The role of SDC wildlands is crucial to preservation of the wildlife corridor. The SDC Coalition, of which SMP and SLT are a part, aims to create a scenario in which the clients’ needs are served while providing urgent environmental protections — for the wildlife corridor, watershed preservation and public access. Successful protection of the undeveloped portions of the SDC would directly link more than 9,000 acres of protected land and help ensure the continued movement of wildlife across the Sonoma Valley and beyond. There are no do-overs once land is developed.
Simple things landowners can do to improve wildlife movement:
• Remove unnecessary fencing
• Modify fencing for wildlife passage
• Turn off lights at night
• Don’t leave pets (or pet food) outside at night
• Reduce nighttime noise
• Eliminate or minimize pesticide and herbicide use
• Modify vegetation management: Protect your home from wildfire, but leave enough cover for wildlife.
Map, infrared camera photo, and information courtesy of Sonoma Land Trust
For over a decade the slopes of Sonoma and Taylor mountains have been covered, not only in homes and fields and woods, but by a set of development guidelines that restrict the visual impact of new residences. IN 2011 the county Board of Supervisors unanimously approved revisions to the design guidelines and extended them to include the southern slopes of the Mayacamas.
The guidelines apply to single family dwellings, appurtenant structures such as garages, guest houses, storage buildings, etc. and to related roadways, grading sites and utilities. They do not apply to agricultural structures or uses nor to structures that do not require a building permit.
They are intended to reduce the visual impact of development. Guidelines include site planning, architectural and landscaping elements. Site planning constraints include, for example, locating structures so they are screened by existing vegetation or topographic features when viewed from a public road. Architectural guidelines address exterior color, glazing (non-reflective) and night lighting, while landscaping guidelines cover plant species, re-vegetation scale and density.
SMP had a major role in getting county approval and implementation of the initial guidelines and, this time with the assistance of land planning consultant Nancy Dakin, again pushed for approval of the revised and expanded requirements.
This coming year SMP will produce and distribute the guidelines in an easy-to-understand pamphlet which will be available through real estate offices as well as the PRMD office.
For more information, in the meantime, contact
22550 Ventura Ave., Santa Rosa, 95403,
We’ve all experienced a shock as we drive along one of the main roads – Highway 12 or Arnold Drive or Adobe Road, for example – running along the base of Sonoma Mountain and suddenly come upon a large new building under construction or newly completed where we used to see trees. We also know development happens and people have a right to build on their property. But, in Sonoma County, as in all locations with responsible public oversight, all property development plans get reviewed by county officials and must be approved before anything can be built.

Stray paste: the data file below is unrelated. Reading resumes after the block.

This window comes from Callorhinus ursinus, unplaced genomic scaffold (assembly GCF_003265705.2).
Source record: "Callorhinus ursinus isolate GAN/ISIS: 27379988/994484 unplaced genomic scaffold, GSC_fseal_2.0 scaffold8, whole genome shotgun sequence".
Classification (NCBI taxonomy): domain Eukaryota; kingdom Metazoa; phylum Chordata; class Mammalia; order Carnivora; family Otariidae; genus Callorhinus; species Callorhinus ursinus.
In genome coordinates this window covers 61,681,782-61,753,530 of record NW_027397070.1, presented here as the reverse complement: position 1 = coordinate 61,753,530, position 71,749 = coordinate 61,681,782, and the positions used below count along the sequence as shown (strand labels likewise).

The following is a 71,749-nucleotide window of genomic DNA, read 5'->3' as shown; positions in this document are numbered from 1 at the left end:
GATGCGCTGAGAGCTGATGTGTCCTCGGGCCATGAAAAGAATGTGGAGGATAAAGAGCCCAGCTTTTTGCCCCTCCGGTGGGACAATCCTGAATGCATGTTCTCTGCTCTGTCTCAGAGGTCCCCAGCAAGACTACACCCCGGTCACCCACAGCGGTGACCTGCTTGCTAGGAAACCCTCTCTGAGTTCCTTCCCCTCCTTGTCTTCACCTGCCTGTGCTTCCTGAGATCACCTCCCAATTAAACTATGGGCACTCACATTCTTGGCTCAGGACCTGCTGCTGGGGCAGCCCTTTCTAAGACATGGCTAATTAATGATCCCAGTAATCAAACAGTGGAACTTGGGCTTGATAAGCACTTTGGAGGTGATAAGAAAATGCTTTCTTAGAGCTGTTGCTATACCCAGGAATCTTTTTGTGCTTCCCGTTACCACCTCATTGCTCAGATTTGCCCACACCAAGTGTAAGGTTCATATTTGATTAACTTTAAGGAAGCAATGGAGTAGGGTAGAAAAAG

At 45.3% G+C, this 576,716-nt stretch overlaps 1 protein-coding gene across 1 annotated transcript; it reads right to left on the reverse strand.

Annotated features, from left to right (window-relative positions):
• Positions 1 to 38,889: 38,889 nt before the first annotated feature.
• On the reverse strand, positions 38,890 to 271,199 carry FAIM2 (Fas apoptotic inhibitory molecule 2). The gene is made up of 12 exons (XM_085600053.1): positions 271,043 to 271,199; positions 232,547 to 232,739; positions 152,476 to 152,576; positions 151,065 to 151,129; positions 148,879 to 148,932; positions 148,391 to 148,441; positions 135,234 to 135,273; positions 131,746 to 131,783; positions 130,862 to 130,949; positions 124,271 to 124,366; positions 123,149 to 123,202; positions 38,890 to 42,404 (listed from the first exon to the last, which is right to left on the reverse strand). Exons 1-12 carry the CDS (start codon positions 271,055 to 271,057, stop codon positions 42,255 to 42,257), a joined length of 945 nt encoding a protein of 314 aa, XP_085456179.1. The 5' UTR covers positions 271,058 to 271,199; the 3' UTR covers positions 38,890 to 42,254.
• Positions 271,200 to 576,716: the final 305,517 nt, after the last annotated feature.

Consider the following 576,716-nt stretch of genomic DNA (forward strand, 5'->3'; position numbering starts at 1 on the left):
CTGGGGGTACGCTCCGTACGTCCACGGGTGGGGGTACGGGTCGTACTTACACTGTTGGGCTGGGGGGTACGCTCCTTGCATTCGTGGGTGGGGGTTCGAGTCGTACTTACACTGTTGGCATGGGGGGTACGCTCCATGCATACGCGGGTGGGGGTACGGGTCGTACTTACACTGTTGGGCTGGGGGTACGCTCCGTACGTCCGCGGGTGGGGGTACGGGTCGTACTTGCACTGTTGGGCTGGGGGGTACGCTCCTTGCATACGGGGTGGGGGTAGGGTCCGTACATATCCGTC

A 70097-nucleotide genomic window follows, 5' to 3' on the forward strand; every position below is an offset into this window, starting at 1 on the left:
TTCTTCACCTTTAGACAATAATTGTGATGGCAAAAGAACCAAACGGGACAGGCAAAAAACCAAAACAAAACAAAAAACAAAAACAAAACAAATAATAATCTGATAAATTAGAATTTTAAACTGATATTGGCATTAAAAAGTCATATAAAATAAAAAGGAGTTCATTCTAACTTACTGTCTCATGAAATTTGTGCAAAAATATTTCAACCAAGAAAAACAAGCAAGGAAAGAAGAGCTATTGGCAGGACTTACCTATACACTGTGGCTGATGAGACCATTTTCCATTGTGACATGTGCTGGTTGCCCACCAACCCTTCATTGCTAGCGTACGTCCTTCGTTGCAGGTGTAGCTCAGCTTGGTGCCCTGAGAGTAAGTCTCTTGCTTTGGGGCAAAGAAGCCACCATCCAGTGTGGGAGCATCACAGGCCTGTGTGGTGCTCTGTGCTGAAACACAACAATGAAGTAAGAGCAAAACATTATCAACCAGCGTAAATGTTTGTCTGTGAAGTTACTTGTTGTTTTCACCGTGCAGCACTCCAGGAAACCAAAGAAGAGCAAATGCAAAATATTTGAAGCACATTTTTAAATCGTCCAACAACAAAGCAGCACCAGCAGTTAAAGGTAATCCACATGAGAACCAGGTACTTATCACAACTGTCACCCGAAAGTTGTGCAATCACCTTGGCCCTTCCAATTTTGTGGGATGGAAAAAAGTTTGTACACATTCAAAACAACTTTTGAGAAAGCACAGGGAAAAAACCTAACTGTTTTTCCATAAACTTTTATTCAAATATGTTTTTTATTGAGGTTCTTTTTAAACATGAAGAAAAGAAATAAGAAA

There are many ways to protect a mountain, as there is reason to love it. One overriding goal for member of Sonoma Mountain Preservation’s steering committee is to preserve the mountain’s beauty – as simple as that. Excessively obtrusive development will destroy the very features of the landscape most of us enjoy.
To keep it beautiful SMP leaders wrote a set of development guidelines more than a decade ago. The county adopted the guidelines in 1998 and uses them to inform property owners who want to develop on the mountain.
Anyone planning to build on the mountain must submit an Administrative Design Review application to the county Permit and Resource Management (PRMD) project review staff at 2550 Ventura Avenue in Santa Rosa (707-565-1900).
Here’s how the design guidelines work and why we all benefit from observing them:
Following the design guidelines reduces the visual impact of buildings as seen from designated scenic corridors (most main roads bordering the mountain).
Guidelines apply to single-family homes and outbuildings, related roadways, grading sites and utilities.
Proposed structures need to be substantially screened by existing vegetation or topographic features when view from a scenic corridor.
Exterior colors need to be earth tones that don’t reflect glaringly and blend in with their surroundings.
Night lights must have minimal visibility from scenic corridors.